The Thurlow M. Gordon 1906 Lecture: “Hacking Trust: How the Social Technology of Cooperation Will Revolutionize Government”
Trust is what makes us human and fabulously wealthy compared with our ancestors. The crucial question is: Which entity or institution can most cost-effectively create sufficient trust to enable cooperation among humans? Those who claim the growth of government over the past hundred years was wrong miss the point, just as those who call for it, and only it, to do more. In this lecture, based on a forthcoming book, the concept of a market for trust will be explored, using modern examples, like Uber, to trace humanity’s development of trust-creating institutions back to our cave-dwelling ancestors.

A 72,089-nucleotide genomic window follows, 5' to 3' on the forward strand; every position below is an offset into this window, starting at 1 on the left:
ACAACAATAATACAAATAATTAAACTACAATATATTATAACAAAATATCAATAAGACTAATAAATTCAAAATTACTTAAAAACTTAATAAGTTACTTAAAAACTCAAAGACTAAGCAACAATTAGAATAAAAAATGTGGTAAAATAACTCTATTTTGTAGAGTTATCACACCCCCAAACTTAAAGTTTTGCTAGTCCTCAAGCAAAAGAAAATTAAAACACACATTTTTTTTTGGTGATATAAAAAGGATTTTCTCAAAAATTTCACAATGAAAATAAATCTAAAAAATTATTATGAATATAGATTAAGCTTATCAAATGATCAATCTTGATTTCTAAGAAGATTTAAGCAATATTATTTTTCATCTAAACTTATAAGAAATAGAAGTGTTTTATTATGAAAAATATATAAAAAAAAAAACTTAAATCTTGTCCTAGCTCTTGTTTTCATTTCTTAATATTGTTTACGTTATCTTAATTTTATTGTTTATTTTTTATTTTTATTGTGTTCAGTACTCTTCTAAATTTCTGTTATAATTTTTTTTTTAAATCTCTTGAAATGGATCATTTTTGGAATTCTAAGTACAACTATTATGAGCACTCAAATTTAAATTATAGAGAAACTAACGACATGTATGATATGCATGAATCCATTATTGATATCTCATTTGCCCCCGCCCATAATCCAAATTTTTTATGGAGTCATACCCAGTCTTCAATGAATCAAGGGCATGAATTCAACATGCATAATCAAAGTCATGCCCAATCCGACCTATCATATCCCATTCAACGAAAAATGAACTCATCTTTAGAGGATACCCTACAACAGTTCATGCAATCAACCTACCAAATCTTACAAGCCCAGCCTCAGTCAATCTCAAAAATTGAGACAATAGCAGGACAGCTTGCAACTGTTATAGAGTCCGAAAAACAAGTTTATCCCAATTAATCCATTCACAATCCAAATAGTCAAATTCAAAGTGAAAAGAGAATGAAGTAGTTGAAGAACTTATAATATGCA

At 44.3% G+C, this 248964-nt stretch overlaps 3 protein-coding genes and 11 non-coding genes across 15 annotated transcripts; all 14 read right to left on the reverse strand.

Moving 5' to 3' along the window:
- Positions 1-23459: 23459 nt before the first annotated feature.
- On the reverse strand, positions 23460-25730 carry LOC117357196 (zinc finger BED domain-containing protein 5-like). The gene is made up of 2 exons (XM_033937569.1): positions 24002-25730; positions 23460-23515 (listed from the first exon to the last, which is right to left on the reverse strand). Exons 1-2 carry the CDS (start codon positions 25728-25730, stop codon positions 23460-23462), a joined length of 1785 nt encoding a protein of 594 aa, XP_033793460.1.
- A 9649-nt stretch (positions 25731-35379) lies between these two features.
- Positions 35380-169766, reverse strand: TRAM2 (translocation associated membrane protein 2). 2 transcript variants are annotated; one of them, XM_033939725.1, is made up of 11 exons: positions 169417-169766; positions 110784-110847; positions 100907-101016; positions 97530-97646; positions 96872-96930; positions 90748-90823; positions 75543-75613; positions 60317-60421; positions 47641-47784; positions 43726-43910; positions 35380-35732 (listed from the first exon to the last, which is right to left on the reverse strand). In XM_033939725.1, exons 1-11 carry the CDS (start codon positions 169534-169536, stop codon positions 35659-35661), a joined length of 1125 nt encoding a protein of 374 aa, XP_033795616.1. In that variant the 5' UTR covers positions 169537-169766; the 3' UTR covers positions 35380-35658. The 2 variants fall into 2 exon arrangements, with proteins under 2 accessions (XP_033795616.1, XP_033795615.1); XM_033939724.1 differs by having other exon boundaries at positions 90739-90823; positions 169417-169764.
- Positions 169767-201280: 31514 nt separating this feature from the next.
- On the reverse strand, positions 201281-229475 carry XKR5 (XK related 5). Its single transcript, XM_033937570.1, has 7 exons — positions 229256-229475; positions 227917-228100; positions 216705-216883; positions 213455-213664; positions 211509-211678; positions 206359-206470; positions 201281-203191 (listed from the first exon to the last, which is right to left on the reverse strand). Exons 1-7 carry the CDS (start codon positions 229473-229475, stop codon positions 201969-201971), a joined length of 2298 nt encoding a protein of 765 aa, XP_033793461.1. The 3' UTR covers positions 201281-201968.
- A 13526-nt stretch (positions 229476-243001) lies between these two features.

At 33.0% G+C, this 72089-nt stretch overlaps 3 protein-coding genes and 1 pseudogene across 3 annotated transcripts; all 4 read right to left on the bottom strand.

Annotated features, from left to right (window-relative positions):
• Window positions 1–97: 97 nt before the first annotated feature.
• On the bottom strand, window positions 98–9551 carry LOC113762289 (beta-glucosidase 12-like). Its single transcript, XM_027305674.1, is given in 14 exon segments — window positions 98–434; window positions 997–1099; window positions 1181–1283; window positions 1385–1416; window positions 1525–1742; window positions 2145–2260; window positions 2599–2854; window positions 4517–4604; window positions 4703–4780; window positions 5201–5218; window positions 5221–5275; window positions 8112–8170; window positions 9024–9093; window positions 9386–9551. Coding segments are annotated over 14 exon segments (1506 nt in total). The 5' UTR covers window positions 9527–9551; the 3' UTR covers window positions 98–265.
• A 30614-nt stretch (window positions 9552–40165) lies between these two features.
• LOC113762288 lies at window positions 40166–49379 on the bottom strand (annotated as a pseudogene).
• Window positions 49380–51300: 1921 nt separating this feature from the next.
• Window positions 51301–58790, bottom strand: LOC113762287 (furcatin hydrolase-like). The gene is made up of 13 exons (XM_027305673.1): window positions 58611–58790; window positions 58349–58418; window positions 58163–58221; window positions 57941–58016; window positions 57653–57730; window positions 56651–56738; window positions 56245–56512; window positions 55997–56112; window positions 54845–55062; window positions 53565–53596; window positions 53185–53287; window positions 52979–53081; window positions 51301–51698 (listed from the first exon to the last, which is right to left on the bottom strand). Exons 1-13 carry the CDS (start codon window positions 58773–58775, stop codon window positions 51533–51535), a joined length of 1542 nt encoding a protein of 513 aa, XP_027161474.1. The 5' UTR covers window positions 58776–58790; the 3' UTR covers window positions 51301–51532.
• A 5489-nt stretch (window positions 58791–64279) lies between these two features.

M. Todd Henderson is the Michael J. Marks Professor of Law and Mark Claster Mamolen Research Scholar at the University of Chicago Law School. Professor Henderson’s research interests include corporations, securities regulation, and law and economics. He has taught classes ranging from Banking Regulation to American Indian Law. Professor Henderson received an engineering degree cum laude from Princeton University in 1993. He worked for several years designing and building dams in California before matriculating at the Law School. While at the Law School, Todd was an editor of the Law Review and captained the Law School's all-University champion intramural football team. He graduated from Chicago with high honors. Todd served as clerk to the Hon. Dennis Jacobs of the US Court of Appeals for the Second Circuit. He then practiced appellate litigation at Kirkland & Ellis in Washington, DC, and was an engagement manager at McKinsey & Company in Boston.
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